The original thread is from comp.lang.c. The URL of the thread is:
Can someone clarify the following statement (maybe with some corny example code). I'm just not making the connection.
"I always seem to have problems with structures when they aren't typedef'd. When structures are typedef'd, you can cast values to structure elements and take the size of structure elements without actually having a valid, allocated, and filled data structure. For example, say you have three structures which should be nested but are separate. Now, you need some data
from the third structure. But, you have a raw buffer that corresponds to the first structure, and, of course, contains the data for second and third structures. How do you get to the data in the third structure? Using typedef'd structures and casts, you can access the data from the third structure in the raw buffer without allocating space for or filling in the structures. You only need to allocate space for the raw buffer and variables which are assigned data from the third structure. You have total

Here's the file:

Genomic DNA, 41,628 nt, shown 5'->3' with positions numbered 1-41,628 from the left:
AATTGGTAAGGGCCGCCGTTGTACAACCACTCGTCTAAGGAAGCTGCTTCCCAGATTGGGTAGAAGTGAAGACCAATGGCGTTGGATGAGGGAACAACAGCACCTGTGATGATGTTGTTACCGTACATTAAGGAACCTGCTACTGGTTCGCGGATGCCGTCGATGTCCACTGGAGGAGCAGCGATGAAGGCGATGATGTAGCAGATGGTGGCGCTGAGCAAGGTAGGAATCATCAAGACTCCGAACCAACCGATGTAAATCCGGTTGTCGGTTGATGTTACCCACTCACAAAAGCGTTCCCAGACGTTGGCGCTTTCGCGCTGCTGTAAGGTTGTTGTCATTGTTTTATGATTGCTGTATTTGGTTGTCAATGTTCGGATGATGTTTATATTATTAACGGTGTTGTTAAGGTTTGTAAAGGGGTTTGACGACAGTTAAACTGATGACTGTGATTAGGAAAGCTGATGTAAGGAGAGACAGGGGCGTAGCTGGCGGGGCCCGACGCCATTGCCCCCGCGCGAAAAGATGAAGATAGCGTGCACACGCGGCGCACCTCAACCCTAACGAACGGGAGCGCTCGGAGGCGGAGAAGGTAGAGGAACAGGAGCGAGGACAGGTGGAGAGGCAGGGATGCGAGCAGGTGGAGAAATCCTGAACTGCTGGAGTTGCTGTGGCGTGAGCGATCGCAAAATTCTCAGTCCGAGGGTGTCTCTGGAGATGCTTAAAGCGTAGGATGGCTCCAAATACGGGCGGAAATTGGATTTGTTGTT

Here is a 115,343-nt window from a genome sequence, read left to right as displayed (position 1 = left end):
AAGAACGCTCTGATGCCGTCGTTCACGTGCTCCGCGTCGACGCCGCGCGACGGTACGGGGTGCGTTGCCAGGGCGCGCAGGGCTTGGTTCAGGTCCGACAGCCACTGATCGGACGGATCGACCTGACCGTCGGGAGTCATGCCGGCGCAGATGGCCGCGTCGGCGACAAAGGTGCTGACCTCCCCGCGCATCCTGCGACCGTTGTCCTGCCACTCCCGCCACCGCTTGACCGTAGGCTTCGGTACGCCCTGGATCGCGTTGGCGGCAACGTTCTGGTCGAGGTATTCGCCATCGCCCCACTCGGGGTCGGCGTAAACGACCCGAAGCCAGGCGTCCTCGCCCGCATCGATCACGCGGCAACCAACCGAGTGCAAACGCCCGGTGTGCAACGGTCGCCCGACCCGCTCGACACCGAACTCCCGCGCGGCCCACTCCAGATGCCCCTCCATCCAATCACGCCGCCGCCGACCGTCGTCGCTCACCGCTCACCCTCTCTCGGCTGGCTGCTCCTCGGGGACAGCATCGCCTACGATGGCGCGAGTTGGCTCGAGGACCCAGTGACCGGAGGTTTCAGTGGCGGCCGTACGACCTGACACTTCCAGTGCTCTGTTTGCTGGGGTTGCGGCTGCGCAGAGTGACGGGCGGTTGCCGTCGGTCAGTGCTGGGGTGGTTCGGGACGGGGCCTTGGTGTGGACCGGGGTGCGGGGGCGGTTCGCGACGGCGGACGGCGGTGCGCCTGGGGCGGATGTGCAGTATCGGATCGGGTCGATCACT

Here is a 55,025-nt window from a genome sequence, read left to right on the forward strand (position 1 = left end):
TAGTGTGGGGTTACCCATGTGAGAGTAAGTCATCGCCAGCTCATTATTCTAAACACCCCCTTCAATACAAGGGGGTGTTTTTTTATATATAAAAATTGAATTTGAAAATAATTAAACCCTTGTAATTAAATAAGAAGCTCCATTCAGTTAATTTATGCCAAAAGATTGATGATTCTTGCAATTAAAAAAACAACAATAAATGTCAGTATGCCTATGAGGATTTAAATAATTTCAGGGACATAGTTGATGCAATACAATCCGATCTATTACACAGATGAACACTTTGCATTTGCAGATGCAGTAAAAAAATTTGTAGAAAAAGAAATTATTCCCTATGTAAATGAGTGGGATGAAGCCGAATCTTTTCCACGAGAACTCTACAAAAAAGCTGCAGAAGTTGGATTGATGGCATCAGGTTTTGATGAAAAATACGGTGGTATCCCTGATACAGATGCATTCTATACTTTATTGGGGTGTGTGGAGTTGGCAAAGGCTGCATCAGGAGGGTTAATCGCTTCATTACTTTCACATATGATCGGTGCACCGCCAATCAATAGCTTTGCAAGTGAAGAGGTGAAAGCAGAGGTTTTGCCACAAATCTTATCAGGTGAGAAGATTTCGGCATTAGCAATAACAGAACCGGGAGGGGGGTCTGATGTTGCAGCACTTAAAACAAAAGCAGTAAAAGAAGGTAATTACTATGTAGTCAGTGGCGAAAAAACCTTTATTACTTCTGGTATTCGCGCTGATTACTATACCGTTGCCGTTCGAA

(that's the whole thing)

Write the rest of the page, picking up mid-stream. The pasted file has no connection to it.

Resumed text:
access to any data in the raw buffer, but you don't need to allocate and fill any intermediate structures. "